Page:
LightSail 2 is using its reflective aluminised Mylar sail to become the first spacecraft that uses the light pressure from the sun for propulsion in Earth orbit.
The Planetary Society’s LightSail 2 launched from Kennedy Space Center, Florida aboard a SpaceX Falcon Heavy rocket on June 25, 2019, and deployed its square sail nearly a month later on July 23. The aim of the mission is to demonstrate solar sailing as a method for propelling CubeSats.
The spacecraft’s orbital high point (apogee) has since risen by about 2km, whilst the perigee (the low point of its orbit), has fallen away by a similar distance, which The Planetary Society said is consistent with pre-flight predictions for the effects of atmospheric drag.
According to a statement, the mission team confirmed the apogee increase can only be attributed to solar sailing, meaning LightSail 2 has successfully completed its primary goal of demonstrating so-called ‘flight by light’ for CubeSats.
“We’re thrilled to announce mission success for LightSail 2,” said LightSail program manager and Planetary Society chief scientist Bruce Betts. “Our criteria was to demonstrate controlled solar sailing in a CubeSat by changing the spacecraft’s orbit using only the light pressure of the Sun, something that’s never been done before. I’m enormously proud of this team. It’s been a long road and we did it.”
The milestone makes LightSail 2 the first spacecraft to use solar sailing for propulsion in Earth orbit, the first small spacecraft to demonstrate solar sailing, and the second solar sail spacecraft to fly, following Japan’s IKAROS, which launched in 2010.
“For The Planetary Society, this moment has been decades in the making,” said Planetary Society CEO Bill Nye. “Carl Sagan talked about solar sailing…in 1977. But the idea goes back at least to 1607, when Johannes Kepler noticed that comet tails must be created by energy from the Sun. The LightSail 2 mission is a game-changer for spaceflight and advancing space exploration.”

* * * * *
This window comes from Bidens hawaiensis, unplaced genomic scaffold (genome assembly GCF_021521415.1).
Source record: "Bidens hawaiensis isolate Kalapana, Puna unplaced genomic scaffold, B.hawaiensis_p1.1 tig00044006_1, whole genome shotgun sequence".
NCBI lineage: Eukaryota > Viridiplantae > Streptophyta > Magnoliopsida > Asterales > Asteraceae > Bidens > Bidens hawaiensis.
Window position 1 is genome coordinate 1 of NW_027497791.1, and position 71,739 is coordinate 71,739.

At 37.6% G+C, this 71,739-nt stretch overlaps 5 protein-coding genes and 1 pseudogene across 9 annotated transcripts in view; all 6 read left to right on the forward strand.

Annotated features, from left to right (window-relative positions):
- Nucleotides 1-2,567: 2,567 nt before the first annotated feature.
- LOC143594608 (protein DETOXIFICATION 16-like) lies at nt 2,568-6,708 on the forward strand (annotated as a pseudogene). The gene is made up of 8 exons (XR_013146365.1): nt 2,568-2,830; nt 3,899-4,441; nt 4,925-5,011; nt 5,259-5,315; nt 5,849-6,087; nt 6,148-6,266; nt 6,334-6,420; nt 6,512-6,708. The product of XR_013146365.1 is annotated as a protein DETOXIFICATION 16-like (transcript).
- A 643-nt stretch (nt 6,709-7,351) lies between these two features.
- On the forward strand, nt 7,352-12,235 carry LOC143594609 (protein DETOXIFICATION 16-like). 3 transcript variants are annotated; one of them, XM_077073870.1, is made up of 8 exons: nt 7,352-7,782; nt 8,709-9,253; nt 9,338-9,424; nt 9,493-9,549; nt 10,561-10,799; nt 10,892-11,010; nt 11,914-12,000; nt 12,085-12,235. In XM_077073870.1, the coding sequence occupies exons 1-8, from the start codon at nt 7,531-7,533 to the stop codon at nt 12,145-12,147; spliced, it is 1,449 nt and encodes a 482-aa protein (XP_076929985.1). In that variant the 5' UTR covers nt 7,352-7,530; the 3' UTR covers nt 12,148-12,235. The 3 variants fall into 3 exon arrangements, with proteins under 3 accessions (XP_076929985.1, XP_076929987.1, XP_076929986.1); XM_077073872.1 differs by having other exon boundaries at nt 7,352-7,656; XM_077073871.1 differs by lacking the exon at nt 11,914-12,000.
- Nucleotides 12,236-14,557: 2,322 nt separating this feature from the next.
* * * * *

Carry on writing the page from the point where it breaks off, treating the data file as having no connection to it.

The mission team will continue raising LightSail 2’s orbit for roughly a month, until the perigee decreases to the point where atmospheric drag overcomes the thrust from solar sailing. During the orbit-raising period, the team will continue optimising the performance of the solar sail.
“We’ve been working since sail deployment to refine the way the spacecraft tracks the Sun,” said LightSail 2 project manager Dave Spencer. “The team has done a great job getting us to the point where we can declare mission success. Moving ahead, we’re going to continue working to tune the sail control performance and see how much we can raise apogee over time.”
After LightSail 2’s month-long orbit raising phase, the spacecraft will begin to deorbit, eventually re-entering the atmosphere in around a year.
Approximately 50,000 Planetary Society members and private citizens from over 100 countries, as well as foundations and corporate partners, donated to the LightSail 2 mission, which cost $7m.